The Rambam (Moreh Nevukhim 1:2) explains the consequences of Adam and Eve's eating of the forbidden fruit in a way that has always been difficult for me to understand. Here is it in Friedlander's translation:
Through the intellect man distinguishes between the true and the false. This faculty Adam possessed perfectly and completely. The right and the wrong are terms employed in the science of apparent truths (morals)... After man's disobedience, however, when he began to give way to desires which had their source in his imagination and to the gratification of his bodily appetites, as it is said," And the wife saw that the tree was good for food and delightful to the eyes" (Gen. iii. 6), he was punished by the loss of part of that intellectual faculty which he had previously possessed. He therefore transgressed a command with which he had been charged on the score of his reason; and having obtained a knowledge of the apparent truths, he was wholly absorbed in the study of what is proper and what improper...In the past, Adam was capable of distinguishing between truth and false. After eating the fruit, he was only capable of distinguishing between proper and improper. Is that such a bad change? Couldn't one argue that it is even an improvement?
R. Joseph B. Soloveitchik (Worship of the Heart, pp. 46-48) disputes this translation and suggests that rather than "the right and the wrong," the terms should preferably be translated as "the pleasant and unpleasant, the comfortable and uncomfortable, or the delightful and the ugly."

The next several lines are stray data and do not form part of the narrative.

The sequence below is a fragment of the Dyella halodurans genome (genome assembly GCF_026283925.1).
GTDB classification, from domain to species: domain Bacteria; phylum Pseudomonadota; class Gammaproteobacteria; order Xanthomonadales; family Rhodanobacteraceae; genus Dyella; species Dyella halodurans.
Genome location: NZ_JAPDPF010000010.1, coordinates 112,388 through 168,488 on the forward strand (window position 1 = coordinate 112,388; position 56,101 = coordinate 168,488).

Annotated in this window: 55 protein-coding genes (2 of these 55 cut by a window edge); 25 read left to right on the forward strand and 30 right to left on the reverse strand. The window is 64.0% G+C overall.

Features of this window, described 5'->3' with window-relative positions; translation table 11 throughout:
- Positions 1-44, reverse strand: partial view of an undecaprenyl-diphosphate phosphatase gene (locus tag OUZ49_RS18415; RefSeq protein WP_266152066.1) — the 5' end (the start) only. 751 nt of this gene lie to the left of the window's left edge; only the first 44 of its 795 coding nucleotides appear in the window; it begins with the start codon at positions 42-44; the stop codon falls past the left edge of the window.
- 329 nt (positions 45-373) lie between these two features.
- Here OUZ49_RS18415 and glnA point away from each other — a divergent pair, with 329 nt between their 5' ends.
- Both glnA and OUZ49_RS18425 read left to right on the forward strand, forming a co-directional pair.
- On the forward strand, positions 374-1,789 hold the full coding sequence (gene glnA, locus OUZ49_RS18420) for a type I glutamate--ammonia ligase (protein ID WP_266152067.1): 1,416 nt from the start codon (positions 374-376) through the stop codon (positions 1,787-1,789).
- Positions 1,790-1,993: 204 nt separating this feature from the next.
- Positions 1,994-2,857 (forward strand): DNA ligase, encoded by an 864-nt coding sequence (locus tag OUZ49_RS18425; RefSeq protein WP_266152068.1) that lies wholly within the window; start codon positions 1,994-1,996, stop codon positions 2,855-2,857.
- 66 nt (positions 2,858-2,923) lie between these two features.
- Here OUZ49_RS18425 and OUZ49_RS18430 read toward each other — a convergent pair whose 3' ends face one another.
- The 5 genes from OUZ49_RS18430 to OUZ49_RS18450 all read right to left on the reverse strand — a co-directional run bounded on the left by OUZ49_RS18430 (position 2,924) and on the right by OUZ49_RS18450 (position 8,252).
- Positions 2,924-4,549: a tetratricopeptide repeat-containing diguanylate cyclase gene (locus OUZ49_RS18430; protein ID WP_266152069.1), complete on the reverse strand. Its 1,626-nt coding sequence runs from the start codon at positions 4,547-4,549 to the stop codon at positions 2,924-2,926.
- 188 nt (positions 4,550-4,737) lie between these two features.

[Maimonides] set up an opposition between the cognitive-ethical truth and falsity, on the one hand, and propriety and impropriety, what is pleasing or displeasing in an aesthetic sense, on the other hand. The terms tov va-ra constitute homonyms in Hebrew, having both ethical and aesthetic connotations...In other words, prior to Adam and Eve's sin, they understood the world in terms of truth and false. Afterwards, their intellects were overpowered by aesthetic considerations. I can see that as being a tremendous fall.
The enormous joy I experienced on reading this explanation was later tempered by concern over whether this explanation is consistent with the Rambam's original Arabic. R. Yosef Kafah, in his translation of the Rambam (n. 16), implies that it cannot. However, I was wrong to impute my own ignorance of Arabic on R. Soloveitchik. I subsequently found that the Munk translation has it as "le laid et le beau" and the new Schwartz translation has it as "meguneh ve-yafeh." Marvin Fox (Interpreting Maimonides, p. 136) also translates it as "beautiful and ugly."